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A History Of Drugs

Author: Toby Seddon
Publisher: Routledge
ISBN: 1134019017
Size: 39.43 MB
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Why are some psychoactive substances regarded as ‘dangerous drugs’, to be controlled by the criminal law within a global prohibition regime, whilst others – from alcohol and tobacco, through to those we call ‘medicines’ – are seen and regulated very differently? A History of Drugs traces a genealogy of the construction and governance of the ‘drug problem’ over the past 200 years, calling into question some of the most fundamental ideas in this field: from ‘addiction’ to the very concept of ‘drugs’. At the heart of the book is the claim that it was with the emergence in the late eighteenth century of modern liberal capitalism, with its distinctive emphasis on freedom, that our concerns about the consumption of some of these substances began to grow. And, indeed, notions of freedom, free will and responsibility remain central to the drug question today. Pursuing an innovative inter-disciplinary approach, A History of Drugs provides an informed and insightful account of the origins of contemporary drug policy. It will be essential reading for students and academics working in law, criminology, sociology, social policy, history and political science.

Demons

Author: Virginia Berridge
Publisher: Oxford University Press
ISBN: 0199604983
Size: 66.57 MB
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In Demons, Virginia Berridge explores the factors that have affected social attitudes to tobacco, alcohol, and a variety of drugs, through history. Gender, class, and political context have all played a part in a debate that continues today in concerns about binge drinking in the young and the classification of cannabis.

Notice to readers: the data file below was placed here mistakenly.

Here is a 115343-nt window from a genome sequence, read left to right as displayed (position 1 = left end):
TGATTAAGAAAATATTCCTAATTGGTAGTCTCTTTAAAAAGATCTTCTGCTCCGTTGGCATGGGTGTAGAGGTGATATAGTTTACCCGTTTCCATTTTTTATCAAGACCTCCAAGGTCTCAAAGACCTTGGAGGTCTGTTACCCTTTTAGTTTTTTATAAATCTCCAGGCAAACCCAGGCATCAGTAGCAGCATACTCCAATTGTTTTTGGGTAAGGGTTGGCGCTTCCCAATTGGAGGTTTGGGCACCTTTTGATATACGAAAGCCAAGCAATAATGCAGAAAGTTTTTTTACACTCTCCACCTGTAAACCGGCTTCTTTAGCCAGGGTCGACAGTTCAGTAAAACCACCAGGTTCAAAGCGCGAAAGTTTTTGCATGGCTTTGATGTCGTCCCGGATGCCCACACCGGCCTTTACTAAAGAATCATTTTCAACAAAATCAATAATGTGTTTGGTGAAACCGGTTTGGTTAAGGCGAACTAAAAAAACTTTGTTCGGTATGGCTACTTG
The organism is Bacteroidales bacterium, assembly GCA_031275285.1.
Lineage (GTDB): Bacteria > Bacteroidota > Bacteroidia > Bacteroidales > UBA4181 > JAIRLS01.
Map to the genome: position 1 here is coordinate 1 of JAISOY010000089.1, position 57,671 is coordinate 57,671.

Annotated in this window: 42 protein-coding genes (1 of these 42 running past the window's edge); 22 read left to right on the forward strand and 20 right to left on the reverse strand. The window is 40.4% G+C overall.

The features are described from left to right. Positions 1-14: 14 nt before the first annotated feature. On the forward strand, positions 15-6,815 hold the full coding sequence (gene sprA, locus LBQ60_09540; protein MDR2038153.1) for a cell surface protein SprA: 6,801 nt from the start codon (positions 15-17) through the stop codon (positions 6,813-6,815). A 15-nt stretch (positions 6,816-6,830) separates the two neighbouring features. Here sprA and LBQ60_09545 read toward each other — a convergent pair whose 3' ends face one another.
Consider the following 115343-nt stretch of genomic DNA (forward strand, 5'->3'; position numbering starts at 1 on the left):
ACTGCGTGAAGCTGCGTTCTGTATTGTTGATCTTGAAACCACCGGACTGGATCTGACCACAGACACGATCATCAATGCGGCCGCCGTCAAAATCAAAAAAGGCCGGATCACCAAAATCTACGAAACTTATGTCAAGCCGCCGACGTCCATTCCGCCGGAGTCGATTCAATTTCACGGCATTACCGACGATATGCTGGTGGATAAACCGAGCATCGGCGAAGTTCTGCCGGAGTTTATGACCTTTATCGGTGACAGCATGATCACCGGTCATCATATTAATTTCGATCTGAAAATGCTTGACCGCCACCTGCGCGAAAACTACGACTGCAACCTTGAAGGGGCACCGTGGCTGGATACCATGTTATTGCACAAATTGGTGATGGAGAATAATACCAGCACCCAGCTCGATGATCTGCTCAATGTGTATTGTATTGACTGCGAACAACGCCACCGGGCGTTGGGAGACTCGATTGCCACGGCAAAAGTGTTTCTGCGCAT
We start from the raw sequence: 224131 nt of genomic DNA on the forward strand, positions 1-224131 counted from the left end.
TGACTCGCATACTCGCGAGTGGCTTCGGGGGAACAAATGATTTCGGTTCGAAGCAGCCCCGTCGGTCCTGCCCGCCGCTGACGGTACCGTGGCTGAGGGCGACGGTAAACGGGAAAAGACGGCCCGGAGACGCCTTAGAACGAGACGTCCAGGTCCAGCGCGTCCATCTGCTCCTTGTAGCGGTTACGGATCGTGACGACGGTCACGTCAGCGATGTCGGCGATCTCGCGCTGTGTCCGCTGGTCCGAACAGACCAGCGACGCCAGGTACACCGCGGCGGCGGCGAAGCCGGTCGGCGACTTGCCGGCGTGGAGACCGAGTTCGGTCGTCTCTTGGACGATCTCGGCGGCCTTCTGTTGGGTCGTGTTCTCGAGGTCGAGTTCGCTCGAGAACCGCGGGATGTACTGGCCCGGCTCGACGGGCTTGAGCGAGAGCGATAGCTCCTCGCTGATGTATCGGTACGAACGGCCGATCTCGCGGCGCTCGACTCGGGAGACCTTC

Hillbilly Elegy

Author: J. D. Vance
Publisher: HarperCollins
ISBN: 0062872257
Size: 18.91 MB
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#1 NEW YORK TIMES BESTSELLER, NAMED BY THE TIMES AS ONE OF "6 BOOKS TO HELP UNDERSTAND TRUMP'S WIN" AND SOON TO BE A MAJOR-MOTION PICTURE DIRECTED BY RON HOWARD "You will not read a more important book about America this year."—The Economist "A riveting book."—The Wall Street Journal "Essential reading."—David Brooks, New York Times Hillbilly Elegy is a passionate and personal analysis of a culture in crisis—that of white working-class Americans. The disintegration of this group, a process that has been slowly occurring now for more than forty years, has been reported with growing frequency and alarm, but has never before been written about as searingly from the inside. J. D. Vance tells the true story of what a social, regional, and class decline feels like when you were born with it hung around your neck. The Vance family story begins hopefully in postwar America. J. D.’s grandparents were “dirt poor and in love,” and moved north from Kentucky’s Appalachia region to Ohio in the hopes of escaping the dreadful poverty around them. They raised a middle-class family, and eventually one of their grandchildren would graduate from Yale Law School, a conventional marker of success in achieving generational upward mobility. But as the family saga of Hillbilly Elegy plays out, we learn that J.D.'s grandparents, aunt, uncle, sister, and, most of all, his mother struggled profoundly with the demands of their new middle-class life, never fully escaping the legacy of abuse, alcoholism, poverty, and trauma so characteristic of their part of America. With piercing honesty, Vance shows how he himself still carries around the demons of his chaotic family history. A deeply moving memoir, with its share of humor and vividly colorful figures, Hillbilly Elegy is the story of how upward mobility really feels. And it is an urgent and troubling meditation on the loss of the American dream for a large segment of this country.

The Transparent Society

Author: David Brin
Publisher: Basic Books
ISBN: 0738201448
Size: 41.19 MB